For over 30 years Jesus Madrazo has been pioneering change at Bodegas Contino, mapping the unique terroir of this single-estate winery, producing single varietals and allowing his wines to have a purity and fruit focus that many others in Rioja have lost over the years. Traditional or modern? Madrazo believes that it is terroir that is the new game changer in Rioja.
An argument at wine club over a bottle of Vina Del Olivo is taken to Jesus Madrazo, chief winemaker at Rioja’s Bodegas Contino who has heard it all before.
It all seemed pretty logical. Knowing that I am meeting Bodegas Contino winemaker Jesus Madrazo the following week I take along a bottle of his top Rioja, 2007 Vina Del Olivo to my wine club. Five wine nerds, meet monthly, been going for over 10 years, that sort of thing.
“I know”, I thought, “I’ll show a bottle and get some views to take into the interview.”
Incidentally, I have bought a range of Contino wines for a number of years and rate it highly.
So the rules of wine club are: 1/ Show what you want to show, 2/ Minimum £20 a bottle spend, 3/ Taste blind (always).
Someone hosts, someone brings cheese, someone bakes a loaf. We all enjoy. But (weirdly) when I reveal the bottle that we drank, all hell breaks loose. And I mean it gets a bit shitty. “When you buy a Rioja, you should get a wine that has Rioja characteristics!” is how my Belgian chum puts it. A tad vociferously.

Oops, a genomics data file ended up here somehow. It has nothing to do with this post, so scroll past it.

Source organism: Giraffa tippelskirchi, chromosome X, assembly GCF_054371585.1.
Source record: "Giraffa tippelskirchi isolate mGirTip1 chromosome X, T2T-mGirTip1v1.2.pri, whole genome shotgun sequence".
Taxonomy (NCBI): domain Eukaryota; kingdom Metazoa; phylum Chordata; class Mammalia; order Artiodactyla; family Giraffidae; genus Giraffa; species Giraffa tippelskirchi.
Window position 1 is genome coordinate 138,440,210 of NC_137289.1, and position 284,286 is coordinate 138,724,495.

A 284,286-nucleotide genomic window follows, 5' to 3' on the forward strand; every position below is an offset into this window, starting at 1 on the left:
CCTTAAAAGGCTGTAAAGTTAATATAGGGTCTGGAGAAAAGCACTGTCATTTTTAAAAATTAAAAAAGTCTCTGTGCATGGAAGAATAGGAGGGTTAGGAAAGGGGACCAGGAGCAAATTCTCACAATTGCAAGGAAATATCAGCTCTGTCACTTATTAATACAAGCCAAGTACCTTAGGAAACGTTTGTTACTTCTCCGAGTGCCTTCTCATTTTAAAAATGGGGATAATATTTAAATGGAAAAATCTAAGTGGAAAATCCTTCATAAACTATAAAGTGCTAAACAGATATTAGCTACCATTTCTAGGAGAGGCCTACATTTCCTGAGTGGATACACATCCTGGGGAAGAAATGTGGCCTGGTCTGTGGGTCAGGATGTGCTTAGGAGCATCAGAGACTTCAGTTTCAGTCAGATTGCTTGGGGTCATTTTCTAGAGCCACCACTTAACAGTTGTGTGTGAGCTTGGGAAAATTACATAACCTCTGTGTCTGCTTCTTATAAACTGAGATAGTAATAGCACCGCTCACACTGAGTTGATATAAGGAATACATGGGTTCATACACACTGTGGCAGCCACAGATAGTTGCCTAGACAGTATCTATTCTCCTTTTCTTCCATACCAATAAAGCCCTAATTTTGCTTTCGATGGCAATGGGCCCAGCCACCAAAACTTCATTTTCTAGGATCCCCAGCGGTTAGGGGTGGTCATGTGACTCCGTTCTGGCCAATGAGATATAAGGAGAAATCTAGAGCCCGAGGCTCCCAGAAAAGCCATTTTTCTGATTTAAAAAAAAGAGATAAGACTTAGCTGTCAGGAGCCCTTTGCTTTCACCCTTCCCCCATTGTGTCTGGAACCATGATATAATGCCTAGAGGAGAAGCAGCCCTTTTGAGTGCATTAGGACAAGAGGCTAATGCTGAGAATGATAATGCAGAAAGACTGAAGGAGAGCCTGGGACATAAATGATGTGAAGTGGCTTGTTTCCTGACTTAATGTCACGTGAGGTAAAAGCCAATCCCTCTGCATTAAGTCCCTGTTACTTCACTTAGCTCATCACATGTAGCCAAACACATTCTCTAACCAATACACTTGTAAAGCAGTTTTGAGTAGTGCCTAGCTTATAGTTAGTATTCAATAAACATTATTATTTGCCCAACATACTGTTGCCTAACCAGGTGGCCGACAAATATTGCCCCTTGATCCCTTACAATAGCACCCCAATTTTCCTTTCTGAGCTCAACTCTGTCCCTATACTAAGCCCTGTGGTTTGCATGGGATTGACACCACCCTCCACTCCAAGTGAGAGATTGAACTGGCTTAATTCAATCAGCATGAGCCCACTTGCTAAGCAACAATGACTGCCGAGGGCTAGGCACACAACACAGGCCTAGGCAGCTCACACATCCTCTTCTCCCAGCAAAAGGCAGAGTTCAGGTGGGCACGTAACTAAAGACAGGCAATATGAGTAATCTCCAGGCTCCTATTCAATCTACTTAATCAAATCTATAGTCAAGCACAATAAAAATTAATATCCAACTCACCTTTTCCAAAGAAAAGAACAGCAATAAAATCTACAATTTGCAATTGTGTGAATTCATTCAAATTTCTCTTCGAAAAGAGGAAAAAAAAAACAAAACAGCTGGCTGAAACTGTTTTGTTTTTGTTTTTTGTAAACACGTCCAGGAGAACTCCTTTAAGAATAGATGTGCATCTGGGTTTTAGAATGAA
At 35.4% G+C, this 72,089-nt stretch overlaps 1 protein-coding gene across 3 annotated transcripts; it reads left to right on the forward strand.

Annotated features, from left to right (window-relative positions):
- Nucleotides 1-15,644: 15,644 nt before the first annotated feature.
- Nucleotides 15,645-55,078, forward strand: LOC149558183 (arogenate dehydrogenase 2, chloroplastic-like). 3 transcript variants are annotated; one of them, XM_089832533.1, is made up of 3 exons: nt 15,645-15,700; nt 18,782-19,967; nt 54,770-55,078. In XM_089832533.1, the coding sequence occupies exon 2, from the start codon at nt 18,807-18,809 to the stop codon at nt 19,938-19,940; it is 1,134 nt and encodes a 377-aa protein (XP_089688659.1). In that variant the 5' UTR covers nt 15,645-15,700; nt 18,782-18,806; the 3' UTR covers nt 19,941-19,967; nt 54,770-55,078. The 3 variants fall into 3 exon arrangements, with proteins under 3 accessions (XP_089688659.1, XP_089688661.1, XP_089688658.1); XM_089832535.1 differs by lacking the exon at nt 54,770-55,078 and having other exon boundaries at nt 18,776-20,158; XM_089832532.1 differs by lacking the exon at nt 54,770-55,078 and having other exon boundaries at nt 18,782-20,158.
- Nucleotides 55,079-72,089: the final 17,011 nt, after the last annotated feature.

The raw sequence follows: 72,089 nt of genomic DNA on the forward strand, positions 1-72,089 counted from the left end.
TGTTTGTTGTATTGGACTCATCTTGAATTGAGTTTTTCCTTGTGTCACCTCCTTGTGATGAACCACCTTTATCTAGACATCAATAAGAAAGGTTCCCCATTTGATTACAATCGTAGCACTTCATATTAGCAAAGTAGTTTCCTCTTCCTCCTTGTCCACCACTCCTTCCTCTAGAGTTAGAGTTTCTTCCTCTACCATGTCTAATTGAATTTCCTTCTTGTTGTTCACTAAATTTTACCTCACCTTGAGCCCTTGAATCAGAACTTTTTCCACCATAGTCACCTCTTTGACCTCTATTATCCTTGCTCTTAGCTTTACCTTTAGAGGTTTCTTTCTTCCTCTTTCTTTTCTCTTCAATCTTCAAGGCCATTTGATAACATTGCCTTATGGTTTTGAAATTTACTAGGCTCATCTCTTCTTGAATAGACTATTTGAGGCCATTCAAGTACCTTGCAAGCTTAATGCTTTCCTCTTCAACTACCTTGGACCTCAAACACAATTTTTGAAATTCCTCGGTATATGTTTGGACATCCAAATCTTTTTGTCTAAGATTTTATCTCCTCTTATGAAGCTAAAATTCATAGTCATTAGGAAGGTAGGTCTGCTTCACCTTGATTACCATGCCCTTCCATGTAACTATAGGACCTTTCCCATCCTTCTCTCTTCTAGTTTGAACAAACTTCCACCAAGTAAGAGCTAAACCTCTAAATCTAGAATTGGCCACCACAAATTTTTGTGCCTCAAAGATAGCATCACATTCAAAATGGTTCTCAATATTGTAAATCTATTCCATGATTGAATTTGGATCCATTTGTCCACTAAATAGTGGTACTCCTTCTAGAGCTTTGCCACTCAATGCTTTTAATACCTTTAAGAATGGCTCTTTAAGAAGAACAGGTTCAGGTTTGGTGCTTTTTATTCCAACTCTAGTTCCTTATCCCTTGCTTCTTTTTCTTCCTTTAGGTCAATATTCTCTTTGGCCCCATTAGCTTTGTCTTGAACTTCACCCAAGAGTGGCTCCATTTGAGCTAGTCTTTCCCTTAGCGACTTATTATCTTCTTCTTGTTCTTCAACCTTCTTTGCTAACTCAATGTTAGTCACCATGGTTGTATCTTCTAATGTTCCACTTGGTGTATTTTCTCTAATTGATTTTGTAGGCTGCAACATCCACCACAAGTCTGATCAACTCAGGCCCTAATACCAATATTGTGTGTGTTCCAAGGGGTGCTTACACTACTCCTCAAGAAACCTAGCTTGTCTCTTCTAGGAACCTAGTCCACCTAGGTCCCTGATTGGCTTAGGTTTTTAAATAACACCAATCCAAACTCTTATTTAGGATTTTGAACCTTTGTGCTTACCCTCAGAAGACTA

Interesting angle. Personally I like it that not all Barolos smell or taste the same and I feel the same about my Rioja. And he did seem to rather enjoy drinking the wine, not knowing what it was. Let’s just say.
The other point here is that in a lot of ‘traditional’ Rioja, the fruit, purity and focus are lost – whereas you find these in a single estate winery such as Contino.
Traditional or modern, Jesus?
Madrazo has, of course, heard the argument all before and smiles.
A fascinating, gregarious man, whose wines are becoming massively popular in the UK, we sit drinking black coffee at St Pancras, chewing over the fat of the argument.
“If you taste my Gran Riserva in magnum you would say it is modern, but it isn’t, it is fermented in concrete (without epoxy resin). I then let it spend three years in oak (always American never new) and then three years in magnum. You taste it and it is so young.”
Madrazo’s inspiration here comes from Ezequiel, the ex-winemaker at CVNE, the wine group that co-owns Contino and for whom Jesus’s father, Jose, used to work until he left to run Contino.
“In fact what I did was I set out to copy the master blender Ezequiel, (nicknamed ‘the wizard’) who was the winemaker at CVNE and Vina Real from 1954-1973. He oversaw the ’64, ’62, ’78, ’83, ’54, ’58 vintages – amazing wines.”
Madrazo agrees that Contino is distinctive as a Rioja estate, but that is a result of the specific terroir in this part of Rioja’s Alavesa region. The bodegas sits in a 62-hectare vineyard in a large meander of the River Ebro, facing south at an altitude of 400m. The calcareous clay soils have an effect on the vines as do the mix of both Mediterranean and Atlantic climate – these are what sets Alavesa apart from the other two sub regions of Rioja.
“Contino is different, everything is ripe even the graciano (the acidic grape that his father rescued from obscurity by planting and mixing with the garnacha and tempranillo) and yet we pick early – 10-15 of September when the rest of Rioja picks in October. And yet, still, our wine is very powerful and very mineral.”